Social neuroscience is an emerging emphasis in the field of neuroscience research.Social cognition is the subset of cognitive functions related to social processes and includes factors such as facial recognition, social memory and ability to form friendships and other social bonds.Impairment in social cognition is a known feature in autism, schizophrenia and other mental disorders. This type of impairment can produce significant problems in life adjustment, employment and human attachment.Genetic features appear to be important in human social cognition. Biological factors influence social behavior including the action of the hormone oxytocin.Dave Skuse along with colleagues in England, Finland and the U.S. recently published an important study examining the oxytocin receptor gene and social cognition.Their study used a family study design of 198 families from the U.K. and Finland with a single identified with high-functioning autism.This strategy was used with recognition that social cognition deficits are common in family members of those with autism and autism spectrum disorder.Probands with autism and family members had genetic testing for oxytocin gene polymorphism status along with the related vasopression gene. All participants completed a standardized test known as the Facial Recognition Memory Test (FRMT). Facial recognition and memory are key elements in social cognition and social function.The key findings from the study included the following:Oxytocin receptor polymorphism SNP rs237887 was strongly linked to deficits in facial recognition memoryHomozygous status for this SNP was associated with approximately a one standard deviation reduction in performance on the FRMT.This deficit was found in the autism group along with a significant number of undiagnosed family membersThe authors note their finding is consistent with other studies linking this specific SNP polymorphism with measures of empathy, autism traits and emotional responsivity to betrayal cues. The authors also note their results add to rodent animal model studies finding a key role for the oxytocin and vasopressin system in modulating social cognition and social behavior.These types of studies hold promise for potential drug development to reduce social impairment in those with autism and other disorders of social cognition.Readers with more interest in this research can access the free full-text manuscript by clicking on the PMID link in the citation below.Photo from the Dingle peninsula in Ireland is from the author's files.Follow the author on Twitter WRY999Skuse DH, Lori A, Cubells JF, Lee I, Conneely KN, Puura K, Lehtimäki T, Binder EB, & Young LJ (2014). Common polymorphism in the oxytocin receptor gene (OXTR) is associated with human social recognition skills. Proceedings of the National Academy of Sciences of the United States of America, 111 (5), 1987-92 PMID: 24367110... Read more »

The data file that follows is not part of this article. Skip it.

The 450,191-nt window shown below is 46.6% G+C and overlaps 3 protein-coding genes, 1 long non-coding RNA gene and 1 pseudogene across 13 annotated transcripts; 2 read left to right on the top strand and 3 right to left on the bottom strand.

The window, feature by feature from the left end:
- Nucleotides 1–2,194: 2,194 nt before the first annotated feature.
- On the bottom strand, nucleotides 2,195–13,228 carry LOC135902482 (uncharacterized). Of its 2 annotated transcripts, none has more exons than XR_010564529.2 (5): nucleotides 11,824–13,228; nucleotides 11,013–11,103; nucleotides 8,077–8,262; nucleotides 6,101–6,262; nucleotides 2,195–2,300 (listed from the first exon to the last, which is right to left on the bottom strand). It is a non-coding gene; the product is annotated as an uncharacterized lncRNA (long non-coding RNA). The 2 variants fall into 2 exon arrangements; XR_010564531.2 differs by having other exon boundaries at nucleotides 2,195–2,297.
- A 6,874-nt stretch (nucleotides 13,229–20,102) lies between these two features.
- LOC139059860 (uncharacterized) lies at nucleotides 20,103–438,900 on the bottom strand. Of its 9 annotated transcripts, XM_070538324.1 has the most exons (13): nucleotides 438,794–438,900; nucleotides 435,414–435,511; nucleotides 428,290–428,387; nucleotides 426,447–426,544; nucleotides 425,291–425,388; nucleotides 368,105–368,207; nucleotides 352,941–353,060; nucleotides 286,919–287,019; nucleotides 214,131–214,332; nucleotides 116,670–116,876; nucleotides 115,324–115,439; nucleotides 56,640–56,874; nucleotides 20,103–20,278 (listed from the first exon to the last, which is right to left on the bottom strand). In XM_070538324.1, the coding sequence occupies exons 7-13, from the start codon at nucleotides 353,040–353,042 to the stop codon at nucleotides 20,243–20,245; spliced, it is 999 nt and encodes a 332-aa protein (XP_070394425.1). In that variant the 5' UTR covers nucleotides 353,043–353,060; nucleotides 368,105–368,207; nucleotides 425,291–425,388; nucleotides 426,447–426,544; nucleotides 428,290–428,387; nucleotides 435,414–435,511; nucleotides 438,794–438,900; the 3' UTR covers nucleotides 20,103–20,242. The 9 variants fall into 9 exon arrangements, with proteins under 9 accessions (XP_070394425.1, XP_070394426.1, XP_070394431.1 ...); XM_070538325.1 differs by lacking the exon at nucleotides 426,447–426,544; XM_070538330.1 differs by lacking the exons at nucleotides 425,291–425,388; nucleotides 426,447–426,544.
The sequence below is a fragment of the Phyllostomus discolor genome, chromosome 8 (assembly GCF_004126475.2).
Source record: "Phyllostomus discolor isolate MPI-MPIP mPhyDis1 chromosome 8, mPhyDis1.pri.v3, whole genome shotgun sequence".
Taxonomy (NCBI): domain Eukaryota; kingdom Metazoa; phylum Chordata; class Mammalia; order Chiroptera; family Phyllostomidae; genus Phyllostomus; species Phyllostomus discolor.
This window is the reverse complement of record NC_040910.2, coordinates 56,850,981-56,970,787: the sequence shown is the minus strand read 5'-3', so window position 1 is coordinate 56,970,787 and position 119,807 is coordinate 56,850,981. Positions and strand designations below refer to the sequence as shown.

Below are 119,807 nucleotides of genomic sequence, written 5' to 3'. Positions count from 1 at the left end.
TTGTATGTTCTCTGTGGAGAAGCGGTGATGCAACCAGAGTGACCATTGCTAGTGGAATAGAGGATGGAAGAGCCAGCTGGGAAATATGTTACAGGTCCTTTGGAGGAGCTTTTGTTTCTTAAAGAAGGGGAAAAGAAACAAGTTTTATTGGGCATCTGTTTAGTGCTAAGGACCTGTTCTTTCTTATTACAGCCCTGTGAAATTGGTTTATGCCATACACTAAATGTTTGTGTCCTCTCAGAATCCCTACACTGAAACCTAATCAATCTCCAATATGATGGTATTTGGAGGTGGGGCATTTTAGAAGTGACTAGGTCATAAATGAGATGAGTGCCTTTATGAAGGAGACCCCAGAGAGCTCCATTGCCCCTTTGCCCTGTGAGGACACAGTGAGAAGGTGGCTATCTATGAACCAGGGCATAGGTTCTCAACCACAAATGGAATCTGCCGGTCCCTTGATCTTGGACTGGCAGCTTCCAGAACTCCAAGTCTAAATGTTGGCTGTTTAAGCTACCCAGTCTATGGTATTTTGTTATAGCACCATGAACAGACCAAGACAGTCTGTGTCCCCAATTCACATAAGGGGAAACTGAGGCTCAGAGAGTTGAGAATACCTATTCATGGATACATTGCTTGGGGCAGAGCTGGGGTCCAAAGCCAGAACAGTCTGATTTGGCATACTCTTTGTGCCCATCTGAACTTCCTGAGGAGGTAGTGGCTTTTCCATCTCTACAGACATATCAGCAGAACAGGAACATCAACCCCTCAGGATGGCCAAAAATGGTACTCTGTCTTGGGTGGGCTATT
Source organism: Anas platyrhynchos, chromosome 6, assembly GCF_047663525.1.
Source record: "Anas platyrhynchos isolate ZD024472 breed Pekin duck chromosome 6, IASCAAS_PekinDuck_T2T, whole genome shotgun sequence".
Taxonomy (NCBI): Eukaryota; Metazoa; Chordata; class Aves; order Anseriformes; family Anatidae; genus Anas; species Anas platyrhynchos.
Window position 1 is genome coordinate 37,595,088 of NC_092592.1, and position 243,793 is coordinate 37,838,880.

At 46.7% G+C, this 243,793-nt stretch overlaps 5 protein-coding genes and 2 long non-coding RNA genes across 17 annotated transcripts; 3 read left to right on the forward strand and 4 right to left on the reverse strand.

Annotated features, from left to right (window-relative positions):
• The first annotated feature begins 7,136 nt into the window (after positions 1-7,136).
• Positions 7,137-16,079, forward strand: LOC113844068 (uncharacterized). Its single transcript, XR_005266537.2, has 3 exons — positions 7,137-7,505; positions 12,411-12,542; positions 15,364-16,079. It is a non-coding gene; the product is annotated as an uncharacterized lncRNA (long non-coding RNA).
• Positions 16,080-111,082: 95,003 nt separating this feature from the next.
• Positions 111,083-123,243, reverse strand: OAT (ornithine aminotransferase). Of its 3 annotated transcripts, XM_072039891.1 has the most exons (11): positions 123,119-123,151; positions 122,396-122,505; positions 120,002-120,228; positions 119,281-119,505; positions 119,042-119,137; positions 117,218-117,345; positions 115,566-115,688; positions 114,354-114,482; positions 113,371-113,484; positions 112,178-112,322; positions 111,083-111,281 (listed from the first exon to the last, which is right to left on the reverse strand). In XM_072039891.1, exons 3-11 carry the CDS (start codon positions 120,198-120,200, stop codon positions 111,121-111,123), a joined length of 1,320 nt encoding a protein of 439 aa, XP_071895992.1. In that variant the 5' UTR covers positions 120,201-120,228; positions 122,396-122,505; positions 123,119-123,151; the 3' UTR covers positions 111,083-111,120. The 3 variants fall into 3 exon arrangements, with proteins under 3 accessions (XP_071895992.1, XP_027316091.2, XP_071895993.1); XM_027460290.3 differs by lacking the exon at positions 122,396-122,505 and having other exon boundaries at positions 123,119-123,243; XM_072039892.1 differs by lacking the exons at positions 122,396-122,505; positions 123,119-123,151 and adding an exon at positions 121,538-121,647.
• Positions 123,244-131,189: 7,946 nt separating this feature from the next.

Skuse DH, Lori A, Cubells JF, Lee I, Conneely KN, Puura K, Lehtimäki T, Binder EB, & Young LJ. (2014) Common polymorphism in the oxytocin receptor gene (OXTR) is associated with human social recognition skills. Proceedings of the National Academy of Sciences of the United States of America, 111(5), 1987-92. PMID: 24367110